Luxury v. Sustainability: Does it have to be a battle?

Ever stayed in a luxury hotel and pocketed a couple of their bathroom miniatures to take home,  show or give to friends?

No judgment here, just asking. 

If you have, you may be feeling out of step with the times. What used to be a real little luxury might now get a curled lip and a flat “Oh. Right.” if you showed it to friends. They might just think you’re ignorant  for taking home single-use plastics. 

And increasingly – and ironically – it could reflect badly on the fabulous hotel you stayed at.

The plushest hotels in the world have been largely standing empty during the COVID-19 coronavirus scenario. But with lockdown easing, might they emerge flying a higher standard for sustainability?

“Hm, maybe,” says one well-travelled and well heeled cynic. “Clunky soap dispensers on the bathroom wall are not a luxury experience. They’re a far cry from chic little bottles of Penhaligon’s or Acqua di Parma.”

Ah, but it doesn’t have to be like that. 

The Beaumont hotel in London kicked off 2020 with a 95% plastic-free solution for its bath, body and haircare products by introducing D. R. Harris toiletries in solid bars and recycled/recyclable aluminium tubes. Realistic as well as environmentally minded, the hotel says this will ensure a pleasurable bath-time experience “and a memento to take home”.

One industry source said that while the personal touch, the quality of every item and the ratio of staff to guests are all key in luxury hospitality, there is a “grander policy” coming into play, with such brands now looking at sustainability credentials in the supply chains. 

“As a purchasing manager you might look for ethical values and only deal with those suppliers. If this extended right across the food and equipment areas as an industry-wide best standards policy, that would be good.”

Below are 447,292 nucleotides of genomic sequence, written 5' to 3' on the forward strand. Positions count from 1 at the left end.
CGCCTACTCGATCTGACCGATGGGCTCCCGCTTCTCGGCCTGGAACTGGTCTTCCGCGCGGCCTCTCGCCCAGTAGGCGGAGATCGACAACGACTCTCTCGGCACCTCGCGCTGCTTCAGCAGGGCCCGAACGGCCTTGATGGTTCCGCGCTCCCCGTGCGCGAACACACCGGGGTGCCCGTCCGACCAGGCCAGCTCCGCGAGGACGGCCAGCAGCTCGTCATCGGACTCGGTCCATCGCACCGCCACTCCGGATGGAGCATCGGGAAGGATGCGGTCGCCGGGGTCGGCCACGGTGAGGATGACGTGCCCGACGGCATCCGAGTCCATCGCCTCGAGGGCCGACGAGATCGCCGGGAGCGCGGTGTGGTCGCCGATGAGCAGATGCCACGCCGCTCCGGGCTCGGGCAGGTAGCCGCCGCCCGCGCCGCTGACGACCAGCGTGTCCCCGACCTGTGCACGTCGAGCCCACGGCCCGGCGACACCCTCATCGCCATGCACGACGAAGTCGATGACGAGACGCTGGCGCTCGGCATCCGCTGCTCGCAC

Flying higher standards

Whilst it emerged that 1,800 private planes entered the UK during lockdown, the worldwide travel sector took a nosedive, with even high net-worth individuals (HNWIs) seeing their private wings clipped, and far-flung plans postponed.

“Some travellers have pressed the Pause button but we still have clients who are keen to travel as soon as possible, and that’s the same across all price points,” explains Ricardo Gato, marketing at Cookson Adventures, which has no set travel offers but creates memorable expeditions from scratch with clients he describes as “very successful, very curious”.

For this bracket, private jets are simply a tool for getting from A to B in the most efficient and comfortable way; in some particularly remote areas where there is no accommodation, a private yacht is just a “platform for adventure”, says Gato.

Sustainability, conservation, Nature are “absolutely” of concern, he says. “We care and our clients share our concern. In terms of conservation, we always think about how we can help the community we are visiting, how we can leave it better or at least the same as we found it.”

Restricted or delayed travel is not just a personal disappointment, says Gato, it’s of concern “because we sustain so many remote communities through the expeditions we organise”.

This writer stayed at El Salvador’s La Cocotera Resort & EcoLodge (see above image) a decade ago, when the daily homicide rate in the Central American country was one of the highest in the world. I was given a tiny turtle from the luxury resort’s preservation pool to carry down to release into the Pacific, an experience that still brings a tear to my eye, tbh. Inaccessible as a place to stay for the vast majority of the nation’s inhabitants, the resort nonetheless attracted outside money to nurture the environment and employ local people with otherwise bleak options.